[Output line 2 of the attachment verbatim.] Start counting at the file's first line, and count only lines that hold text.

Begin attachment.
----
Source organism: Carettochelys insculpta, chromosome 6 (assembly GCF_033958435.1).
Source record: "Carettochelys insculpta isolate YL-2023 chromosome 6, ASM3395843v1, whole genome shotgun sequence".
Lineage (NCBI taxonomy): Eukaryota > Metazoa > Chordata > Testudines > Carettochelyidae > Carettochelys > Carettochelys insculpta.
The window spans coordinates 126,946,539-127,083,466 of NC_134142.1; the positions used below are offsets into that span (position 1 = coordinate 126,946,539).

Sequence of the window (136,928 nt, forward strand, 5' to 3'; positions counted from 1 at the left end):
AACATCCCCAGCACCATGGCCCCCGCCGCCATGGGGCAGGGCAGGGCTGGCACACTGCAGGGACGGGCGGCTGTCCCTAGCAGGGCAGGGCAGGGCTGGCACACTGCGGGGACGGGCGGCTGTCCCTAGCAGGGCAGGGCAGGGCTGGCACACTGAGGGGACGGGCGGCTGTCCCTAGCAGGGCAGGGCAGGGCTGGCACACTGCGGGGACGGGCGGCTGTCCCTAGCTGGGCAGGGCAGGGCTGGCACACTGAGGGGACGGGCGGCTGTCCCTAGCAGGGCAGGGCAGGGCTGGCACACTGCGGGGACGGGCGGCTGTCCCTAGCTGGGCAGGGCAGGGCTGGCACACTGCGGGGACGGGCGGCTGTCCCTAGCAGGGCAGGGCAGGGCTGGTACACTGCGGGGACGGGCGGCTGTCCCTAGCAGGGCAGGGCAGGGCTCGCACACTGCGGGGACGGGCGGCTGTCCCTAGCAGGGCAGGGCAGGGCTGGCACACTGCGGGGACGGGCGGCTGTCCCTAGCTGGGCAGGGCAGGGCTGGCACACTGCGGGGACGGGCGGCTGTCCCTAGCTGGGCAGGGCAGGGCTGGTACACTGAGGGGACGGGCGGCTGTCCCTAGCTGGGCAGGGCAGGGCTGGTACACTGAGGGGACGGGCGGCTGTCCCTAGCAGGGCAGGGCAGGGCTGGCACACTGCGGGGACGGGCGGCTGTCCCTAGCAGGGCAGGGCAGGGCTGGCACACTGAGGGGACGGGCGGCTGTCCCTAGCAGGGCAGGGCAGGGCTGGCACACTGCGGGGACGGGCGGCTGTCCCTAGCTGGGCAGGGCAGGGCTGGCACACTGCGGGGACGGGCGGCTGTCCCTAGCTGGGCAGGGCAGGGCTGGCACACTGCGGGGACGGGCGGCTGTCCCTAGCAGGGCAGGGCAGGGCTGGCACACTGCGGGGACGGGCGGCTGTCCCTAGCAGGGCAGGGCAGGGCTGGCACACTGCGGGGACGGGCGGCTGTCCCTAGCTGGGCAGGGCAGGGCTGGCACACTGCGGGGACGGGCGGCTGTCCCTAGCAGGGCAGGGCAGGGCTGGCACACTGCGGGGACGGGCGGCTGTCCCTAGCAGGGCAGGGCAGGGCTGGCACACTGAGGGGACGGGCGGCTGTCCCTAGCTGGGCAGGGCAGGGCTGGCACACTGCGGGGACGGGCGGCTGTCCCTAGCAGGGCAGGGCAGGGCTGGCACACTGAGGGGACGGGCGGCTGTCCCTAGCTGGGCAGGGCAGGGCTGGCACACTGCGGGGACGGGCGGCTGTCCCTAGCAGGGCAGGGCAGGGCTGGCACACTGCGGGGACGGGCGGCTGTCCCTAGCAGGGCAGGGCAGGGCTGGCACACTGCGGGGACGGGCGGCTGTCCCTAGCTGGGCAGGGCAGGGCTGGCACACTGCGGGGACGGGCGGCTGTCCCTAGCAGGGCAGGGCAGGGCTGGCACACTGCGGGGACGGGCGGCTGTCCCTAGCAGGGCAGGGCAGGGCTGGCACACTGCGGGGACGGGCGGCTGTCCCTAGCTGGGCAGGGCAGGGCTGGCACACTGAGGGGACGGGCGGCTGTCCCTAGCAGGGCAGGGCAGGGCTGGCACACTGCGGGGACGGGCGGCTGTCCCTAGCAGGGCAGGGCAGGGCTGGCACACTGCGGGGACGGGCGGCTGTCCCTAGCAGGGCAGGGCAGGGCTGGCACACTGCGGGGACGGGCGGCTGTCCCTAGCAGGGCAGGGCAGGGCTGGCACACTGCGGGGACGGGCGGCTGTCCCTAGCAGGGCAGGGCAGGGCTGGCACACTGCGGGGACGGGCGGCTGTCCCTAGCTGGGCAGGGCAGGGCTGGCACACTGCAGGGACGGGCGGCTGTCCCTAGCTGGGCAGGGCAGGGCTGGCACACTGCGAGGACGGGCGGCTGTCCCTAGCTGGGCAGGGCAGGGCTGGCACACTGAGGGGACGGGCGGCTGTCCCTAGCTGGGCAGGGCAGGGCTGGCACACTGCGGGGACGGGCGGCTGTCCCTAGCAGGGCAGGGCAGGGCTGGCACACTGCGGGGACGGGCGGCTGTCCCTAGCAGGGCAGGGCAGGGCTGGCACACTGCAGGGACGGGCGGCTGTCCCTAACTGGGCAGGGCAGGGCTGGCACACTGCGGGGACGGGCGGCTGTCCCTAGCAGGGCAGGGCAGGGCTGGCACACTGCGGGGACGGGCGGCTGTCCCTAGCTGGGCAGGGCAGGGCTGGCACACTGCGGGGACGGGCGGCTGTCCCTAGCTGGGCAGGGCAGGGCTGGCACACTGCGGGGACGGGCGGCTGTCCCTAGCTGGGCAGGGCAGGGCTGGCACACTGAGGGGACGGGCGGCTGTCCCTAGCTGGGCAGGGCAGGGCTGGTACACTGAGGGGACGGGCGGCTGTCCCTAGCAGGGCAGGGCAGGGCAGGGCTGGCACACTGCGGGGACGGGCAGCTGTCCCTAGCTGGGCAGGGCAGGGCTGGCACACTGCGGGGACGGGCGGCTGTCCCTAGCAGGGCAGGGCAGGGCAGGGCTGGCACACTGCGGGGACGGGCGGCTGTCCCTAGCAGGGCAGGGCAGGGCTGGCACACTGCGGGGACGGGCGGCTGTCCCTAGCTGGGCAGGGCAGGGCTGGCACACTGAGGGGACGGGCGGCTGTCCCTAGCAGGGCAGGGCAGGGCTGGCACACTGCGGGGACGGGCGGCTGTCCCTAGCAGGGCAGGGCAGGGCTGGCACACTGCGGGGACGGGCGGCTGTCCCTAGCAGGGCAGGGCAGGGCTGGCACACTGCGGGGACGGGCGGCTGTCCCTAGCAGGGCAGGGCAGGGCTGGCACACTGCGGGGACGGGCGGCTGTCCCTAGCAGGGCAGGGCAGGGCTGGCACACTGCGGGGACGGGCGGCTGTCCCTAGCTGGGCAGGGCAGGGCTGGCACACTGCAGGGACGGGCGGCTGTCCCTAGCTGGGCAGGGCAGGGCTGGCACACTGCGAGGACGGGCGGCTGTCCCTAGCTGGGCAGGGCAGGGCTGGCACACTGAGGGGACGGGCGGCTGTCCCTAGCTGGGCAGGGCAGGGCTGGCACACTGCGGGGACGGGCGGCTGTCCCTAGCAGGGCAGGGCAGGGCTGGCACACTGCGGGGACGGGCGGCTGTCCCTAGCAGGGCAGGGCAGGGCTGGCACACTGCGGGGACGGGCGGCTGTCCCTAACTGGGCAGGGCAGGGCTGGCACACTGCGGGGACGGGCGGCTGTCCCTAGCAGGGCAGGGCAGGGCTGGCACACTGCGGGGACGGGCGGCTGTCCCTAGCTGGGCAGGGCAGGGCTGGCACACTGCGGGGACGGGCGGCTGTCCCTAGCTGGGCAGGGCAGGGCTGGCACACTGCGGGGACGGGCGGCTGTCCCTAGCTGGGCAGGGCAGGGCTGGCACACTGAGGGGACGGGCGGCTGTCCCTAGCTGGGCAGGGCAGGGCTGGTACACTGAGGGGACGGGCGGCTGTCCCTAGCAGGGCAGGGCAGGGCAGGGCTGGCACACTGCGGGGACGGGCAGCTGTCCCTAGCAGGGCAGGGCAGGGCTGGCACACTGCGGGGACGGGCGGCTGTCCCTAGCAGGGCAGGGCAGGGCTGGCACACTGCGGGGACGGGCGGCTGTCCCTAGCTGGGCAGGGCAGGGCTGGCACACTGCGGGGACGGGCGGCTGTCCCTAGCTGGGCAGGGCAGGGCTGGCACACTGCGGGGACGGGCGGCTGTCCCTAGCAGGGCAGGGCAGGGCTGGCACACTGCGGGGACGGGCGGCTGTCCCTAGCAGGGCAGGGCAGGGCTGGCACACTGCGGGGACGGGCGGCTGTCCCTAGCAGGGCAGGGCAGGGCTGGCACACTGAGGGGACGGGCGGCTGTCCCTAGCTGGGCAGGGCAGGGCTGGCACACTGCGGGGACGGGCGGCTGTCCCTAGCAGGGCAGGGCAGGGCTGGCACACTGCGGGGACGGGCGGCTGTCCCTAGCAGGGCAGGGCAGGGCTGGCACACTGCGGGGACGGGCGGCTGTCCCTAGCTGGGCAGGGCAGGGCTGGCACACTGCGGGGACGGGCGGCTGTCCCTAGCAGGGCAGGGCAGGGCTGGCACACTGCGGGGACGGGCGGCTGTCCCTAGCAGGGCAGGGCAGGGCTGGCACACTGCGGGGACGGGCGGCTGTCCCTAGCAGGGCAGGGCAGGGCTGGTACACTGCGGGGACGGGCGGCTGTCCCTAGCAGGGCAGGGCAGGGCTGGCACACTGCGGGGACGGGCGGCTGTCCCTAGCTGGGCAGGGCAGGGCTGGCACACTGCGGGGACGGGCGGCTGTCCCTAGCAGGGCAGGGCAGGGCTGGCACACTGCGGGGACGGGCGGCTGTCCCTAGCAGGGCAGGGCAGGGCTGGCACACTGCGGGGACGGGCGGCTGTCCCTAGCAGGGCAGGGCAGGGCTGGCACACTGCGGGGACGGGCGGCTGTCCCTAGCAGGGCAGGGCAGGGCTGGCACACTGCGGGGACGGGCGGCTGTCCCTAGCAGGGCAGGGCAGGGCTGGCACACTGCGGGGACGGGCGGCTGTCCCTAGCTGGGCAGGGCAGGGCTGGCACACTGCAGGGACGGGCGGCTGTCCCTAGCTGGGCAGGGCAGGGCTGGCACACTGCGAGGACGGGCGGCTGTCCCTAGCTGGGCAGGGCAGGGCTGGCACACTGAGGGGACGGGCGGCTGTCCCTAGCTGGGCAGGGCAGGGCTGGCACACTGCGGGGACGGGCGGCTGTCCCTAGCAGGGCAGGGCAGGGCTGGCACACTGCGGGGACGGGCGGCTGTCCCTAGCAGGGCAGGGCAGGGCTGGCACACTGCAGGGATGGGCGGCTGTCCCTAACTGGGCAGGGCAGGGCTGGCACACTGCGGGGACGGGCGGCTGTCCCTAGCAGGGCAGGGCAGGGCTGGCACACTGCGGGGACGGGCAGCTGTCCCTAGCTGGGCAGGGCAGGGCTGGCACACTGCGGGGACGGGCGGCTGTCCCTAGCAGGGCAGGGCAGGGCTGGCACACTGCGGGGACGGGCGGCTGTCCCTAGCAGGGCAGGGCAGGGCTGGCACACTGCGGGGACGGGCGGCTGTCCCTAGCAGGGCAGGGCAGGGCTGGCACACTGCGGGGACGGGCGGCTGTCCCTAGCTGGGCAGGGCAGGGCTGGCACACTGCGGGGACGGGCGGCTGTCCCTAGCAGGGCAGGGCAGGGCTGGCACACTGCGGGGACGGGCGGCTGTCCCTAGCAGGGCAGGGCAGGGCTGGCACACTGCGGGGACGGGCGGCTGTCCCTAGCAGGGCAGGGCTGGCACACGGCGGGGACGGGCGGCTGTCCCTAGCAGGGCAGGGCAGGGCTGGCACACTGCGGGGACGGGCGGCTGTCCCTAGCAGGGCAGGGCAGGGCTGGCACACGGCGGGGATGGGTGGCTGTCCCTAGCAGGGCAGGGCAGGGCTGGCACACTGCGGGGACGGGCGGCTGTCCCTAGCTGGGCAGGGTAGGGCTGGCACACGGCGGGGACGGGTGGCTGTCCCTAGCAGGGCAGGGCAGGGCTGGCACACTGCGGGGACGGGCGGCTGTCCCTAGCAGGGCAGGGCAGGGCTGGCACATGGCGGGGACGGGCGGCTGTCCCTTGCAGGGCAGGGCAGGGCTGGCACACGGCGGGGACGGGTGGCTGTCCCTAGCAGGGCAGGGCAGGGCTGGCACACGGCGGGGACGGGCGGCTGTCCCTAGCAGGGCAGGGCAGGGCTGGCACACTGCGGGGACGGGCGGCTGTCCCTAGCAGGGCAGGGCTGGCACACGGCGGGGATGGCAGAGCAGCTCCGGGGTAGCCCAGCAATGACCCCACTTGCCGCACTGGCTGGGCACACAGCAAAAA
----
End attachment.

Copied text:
Source record: "Carettochelys insculpta isolate YL-2023 chromosome 6, ASM3395843v1, whole genome shotgun sequence".